Family of SUV driver killed in horrific Metro-North crash files lawsuit

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David Novarro has more. (WABC)

The family of the SUV driver who was killed in a horrific Metro-North crash in Valhalla that also claimed the lives of five train passengers has filed a notice of claim against the railroad.

"This horrific accident was not the fault of Ellen Brody," said lawyer Philip Russotti, who represents Brody's family.

The lawsuit also names the MTA, Westchester County, the Town of Mount Pleasant and the state of New York.

Brody was killed when her vehicle was struck while between the gates, sparking a hellish scenario that involved 400 feet of electrified third rail snapping into 39-foot pieces that speared the train during the fiery collision.

The pieces went through the first car of the train "like daggers going into the heart of that chamber," Sen. Richard Blumenthal, D-Conn., said after the crash.

According the lawsuit, the collision was caused by the "hazardous nature of the Commerce Street railroad crossing which caused Mrs. Brody to unknowingly become trapped on the tracks with insufficient time for her to appreciate her situation and to protect herself from the oncoming train."

Brody was a married mother of three, and her husband, Alan Brody, is an author the journalist.

The couple had three daughters in their teens and 20s. For 15 years, Brody worked in a jewelry store on Greeley Avenue in Chappaqua. Co-workers described her as a ray of sunshine, always putting other people ahead of herself.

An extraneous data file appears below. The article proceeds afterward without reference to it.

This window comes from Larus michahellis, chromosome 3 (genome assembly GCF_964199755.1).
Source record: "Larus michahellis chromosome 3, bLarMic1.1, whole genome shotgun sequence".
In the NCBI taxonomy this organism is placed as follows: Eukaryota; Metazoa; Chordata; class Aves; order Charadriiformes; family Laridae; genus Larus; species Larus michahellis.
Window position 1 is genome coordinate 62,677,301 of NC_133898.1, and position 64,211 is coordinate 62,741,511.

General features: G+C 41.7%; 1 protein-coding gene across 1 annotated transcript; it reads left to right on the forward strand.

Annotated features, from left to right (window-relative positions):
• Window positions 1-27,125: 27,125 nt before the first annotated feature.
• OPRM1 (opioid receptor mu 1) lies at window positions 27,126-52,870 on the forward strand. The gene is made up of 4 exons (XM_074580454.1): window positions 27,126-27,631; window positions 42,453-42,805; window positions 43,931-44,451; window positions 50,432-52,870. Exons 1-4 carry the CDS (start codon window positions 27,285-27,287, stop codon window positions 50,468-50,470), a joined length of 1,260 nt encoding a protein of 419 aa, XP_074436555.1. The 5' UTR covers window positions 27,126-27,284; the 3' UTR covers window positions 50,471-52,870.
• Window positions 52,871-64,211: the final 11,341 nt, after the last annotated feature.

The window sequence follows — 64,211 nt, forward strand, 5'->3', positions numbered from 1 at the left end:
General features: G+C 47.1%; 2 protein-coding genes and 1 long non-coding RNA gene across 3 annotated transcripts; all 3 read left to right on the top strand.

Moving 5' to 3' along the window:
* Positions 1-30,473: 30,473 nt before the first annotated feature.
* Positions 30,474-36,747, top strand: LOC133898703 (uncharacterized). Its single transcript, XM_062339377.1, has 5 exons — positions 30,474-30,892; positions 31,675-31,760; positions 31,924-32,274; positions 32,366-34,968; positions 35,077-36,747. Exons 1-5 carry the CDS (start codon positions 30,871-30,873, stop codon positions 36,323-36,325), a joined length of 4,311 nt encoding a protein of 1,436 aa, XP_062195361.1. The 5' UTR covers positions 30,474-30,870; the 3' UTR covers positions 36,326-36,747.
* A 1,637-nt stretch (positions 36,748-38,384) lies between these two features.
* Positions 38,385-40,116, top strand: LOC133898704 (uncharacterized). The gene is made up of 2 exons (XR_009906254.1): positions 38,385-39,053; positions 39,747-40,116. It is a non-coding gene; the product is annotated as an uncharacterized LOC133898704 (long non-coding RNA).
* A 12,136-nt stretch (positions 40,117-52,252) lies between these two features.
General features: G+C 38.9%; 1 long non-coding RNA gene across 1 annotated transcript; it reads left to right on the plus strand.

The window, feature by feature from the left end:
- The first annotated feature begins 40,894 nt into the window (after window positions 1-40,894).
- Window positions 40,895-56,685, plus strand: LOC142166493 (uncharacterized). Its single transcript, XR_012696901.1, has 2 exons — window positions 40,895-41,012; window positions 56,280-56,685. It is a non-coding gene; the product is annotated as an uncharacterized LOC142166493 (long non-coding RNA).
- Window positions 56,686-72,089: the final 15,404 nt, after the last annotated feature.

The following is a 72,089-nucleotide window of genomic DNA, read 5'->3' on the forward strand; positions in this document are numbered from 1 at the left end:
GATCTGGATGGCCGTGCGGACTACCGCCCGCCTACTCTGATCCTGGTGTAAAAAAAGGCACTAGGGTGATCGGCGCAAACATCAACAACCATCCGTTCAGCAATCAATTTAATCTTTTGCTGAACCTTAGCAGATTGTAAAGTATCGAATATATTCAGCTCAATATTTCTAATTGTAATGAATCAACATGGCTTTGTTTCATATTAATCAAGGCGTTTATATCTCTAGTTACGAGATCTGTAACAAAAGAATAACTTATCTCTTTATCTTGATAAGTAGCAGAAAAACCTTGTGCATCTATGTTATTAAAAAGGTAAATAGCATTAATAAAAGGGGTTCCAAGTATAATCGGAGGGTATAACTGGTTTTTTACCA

At her synagogue, Brody was "definitely the connector" who helped create camaraderie, according to Rabbi Benjy Silverman.

"She was passionate about Judaism, she was passionate about her kids, and she did a great job of fulfilling the values that were important to her," he said.

"She was such a good person, such an amazing mom, a friend like you wouldn't believe," co-worker Virginia Shasha said. "But I have to tell you, whoever she encountered in life, she just, they left smiling, they always left smiling."

Friends said they have driven with Ellen many times and have no reason to think that she was anything but a good and safe driver.

"This is just really very devastating because she's, like, a tremendous person, a really nice person," said Paul Feiner, the town supervisor in Greenburgh, which includes Edgemont.

Feiner, who said he knew Brody for two decades, added that she was "not the type of person, somebody who was careless, not risky when it came to her safety or others."

Brody also helped found a student news network in her town and was involved in almost everything at her synagogue, friends and her rabbi said.
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